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FMCG ads come under ASCI scanner

Our Bureau

Complaints against some cos upheld by CCC

Mumbai , May 31

This time around, several FMCG companies have come under ASCI's (Advertising Standards Council of India) scanner as complaints against their ads have been upheld by the Consumer Complaints Council for the period between January and Marchthis year.

Dabur, Hindustan Lever, Johnson & Johnson and Colgate Palmolive are the few FMCG majors who have had to withdraw their ads during this period.

For Dabur India, it was its Dabur Red Toothpaste; its pack claimed `strong teeth.' The TV commercial claimed `Get strong teeth from Dabur Red Toothpaste which contains laung, pudina and tomar.' According to the complaint made by a member of the dental profession, the ingredients declared on the pack are not scientifically and clinically proved to provide strong teeth. The claim is false and needs to be validated with clinically proven data, said ASCI. The TV commercial has been discontinued. Assurance is awaited from the advertiser on the modification of the promotion message on the product pack, said the advertising standards watchdog.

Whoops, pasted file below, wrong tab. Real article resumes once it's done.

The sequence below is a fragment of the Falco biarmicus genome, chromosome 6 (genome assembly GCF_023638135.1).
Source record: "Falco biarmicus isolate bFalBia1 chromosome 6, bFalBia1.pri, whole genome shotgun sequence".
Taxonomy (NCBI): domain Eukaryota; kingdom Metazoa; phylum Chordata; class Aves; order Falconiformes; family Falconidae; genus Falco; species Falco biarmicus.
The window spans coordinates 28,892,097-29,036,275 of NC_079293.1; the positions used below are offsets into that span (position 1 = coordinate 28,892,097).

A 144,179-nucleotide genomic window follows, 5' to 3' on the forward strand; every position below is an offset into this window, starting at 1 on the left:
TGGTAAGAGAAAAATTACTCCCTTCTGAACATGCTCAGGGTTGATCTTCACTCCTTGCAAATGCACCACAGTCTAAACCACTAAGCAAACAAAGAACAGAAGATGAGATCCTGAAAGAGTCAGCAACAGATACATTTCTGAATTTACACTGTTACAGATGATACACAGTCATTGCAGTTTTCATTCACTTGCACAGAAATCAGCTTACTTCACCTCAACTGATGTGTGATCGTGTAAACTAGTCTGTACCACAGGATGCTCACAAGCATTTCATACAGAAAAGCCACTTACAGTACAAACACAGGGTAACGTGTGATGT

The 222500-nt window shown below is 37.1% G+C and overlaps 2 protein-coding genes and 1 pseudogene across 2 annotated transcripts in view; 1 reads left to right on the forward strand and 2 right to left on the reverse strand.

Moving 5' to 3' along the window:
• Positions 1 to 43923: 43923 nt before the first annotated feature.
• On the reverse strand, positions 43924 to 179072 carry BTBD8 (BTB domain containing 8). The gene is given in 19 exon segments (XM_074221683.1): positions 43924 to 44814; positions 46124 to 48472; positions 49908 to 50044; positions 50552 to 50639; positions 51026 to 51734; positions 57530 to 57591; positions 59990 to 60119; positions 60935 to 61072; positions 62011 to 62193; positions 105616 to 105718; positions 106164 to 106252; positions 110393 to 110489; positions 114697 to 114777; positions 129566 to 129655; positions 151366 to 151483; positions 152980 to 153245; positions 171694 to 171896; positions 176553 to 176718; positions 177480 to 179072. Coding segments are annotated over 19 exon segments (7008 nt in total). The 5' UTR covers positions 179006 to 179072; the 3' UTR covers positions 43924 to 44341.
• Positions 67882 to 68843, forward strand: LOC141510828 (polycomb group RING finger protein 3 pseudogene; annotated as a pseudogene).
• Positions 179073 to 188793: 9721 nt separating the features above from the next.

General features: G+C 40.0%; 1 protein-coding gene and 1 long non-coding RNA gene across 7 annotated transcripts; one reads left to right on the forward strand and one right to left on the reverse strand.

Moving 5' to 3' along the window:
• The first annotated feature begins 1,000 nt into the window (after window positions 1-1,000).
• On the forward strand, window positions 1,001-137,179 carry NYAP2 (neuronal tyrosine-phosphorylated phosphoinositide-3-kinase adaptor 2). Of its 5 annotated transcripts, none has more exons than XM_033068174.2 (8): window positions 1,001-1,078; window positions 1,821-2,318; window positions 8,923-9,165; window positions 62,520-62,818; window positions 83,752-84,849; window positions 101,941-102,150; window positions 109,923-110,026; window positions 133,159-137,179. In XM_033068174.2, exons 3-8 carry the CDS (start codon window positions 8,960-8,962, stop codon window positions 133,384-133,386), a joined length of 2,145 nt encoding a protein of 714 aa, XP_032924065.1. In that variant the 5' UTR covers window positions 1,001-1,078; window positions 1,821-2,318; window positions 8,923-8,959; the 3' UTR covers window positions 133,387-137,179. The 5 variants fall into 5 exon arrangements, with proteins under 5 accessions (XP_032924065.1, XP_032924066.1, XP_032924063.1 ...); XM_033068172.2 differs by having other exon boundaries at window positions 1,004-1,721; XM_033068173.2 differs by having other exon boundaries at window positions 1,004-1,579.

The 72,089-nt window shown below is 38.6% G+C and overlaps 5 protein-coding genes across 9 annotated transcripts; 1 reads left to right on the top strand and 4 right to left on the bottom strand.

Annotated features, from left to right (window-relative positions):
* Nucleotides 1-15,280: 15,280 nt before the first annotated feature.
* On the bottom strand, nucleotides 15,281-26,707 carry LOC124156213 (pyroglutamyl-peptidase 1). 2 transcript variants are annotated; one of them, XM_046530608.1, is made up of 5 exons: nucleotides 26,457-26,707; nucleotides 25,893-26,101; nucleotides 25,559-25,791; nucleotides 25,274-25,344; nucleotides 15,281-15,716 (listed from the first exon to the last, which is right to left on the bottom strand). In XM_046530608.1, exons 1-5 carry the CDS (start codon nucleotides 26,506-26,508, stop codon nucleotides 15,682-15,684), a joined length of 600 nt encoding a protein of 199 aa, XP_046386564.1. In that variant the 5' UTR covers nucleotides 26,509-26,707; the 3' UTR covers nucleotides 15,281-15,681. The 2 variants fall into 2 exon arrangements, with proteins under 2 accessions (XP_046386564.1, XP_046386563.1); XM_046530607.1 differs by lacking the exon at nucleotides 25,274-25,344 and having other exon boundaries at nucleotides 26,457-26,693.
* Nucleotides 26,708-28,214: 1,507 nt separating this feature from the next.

In the case of HLL, the radio commercials for Clinic All Clear Hair Defense claim "Baal girne ka sawaal nahi (question of hair fall does not arise)" was looked upon favourably by ASCI. Its hoardings also claim no dandruff and no hair fall. The complaint made is about the gross exaggeration of facts, said ASCI. The radio commercials distort facts and are misleading consumers into believing that Clinic All Clear stops hair fall. The ads from radio and hoardings have thus been withdrawn.

Johnson & Johnson's comparison of its Stayfree Secure Dry sanitary napkin brand to all napkins using a general descriptor of `mehenga napkin' is a gross exaggeration. The claim being `as good as' is vague and ambiguous as it does not specify the parameters on which Stayfree Secure Dry is considered equivalent to expensive napkins. According to the complaint made, by not specifying any particular brand of `expensive napkin' for comparison, the TV commercial is leaving the communication vague and implying `the market leader' position among the premium product segment.

"As the claim relies on a survey conducted by TNS India, one needs to scrutinise the survey design, methodology and questionnaire to check the validity of the survey, study the actual findings and check whether the same reflects in conclusion," ASCI stated. The TV commercial had been discontinued from March this year.

For Colgate Palmolive (India), it was its Colgate Sensitive Toothbrush being positioned as the Dentists' No.1 choice, which ASCI objected to.

"In the absence of a notation in the advertisement on the source supporting this claim, the advertiser is required to substantiate the claim," read the complaint. In this case, the ad has been discontinued and the advertiser has assured appropriate modification in future use.

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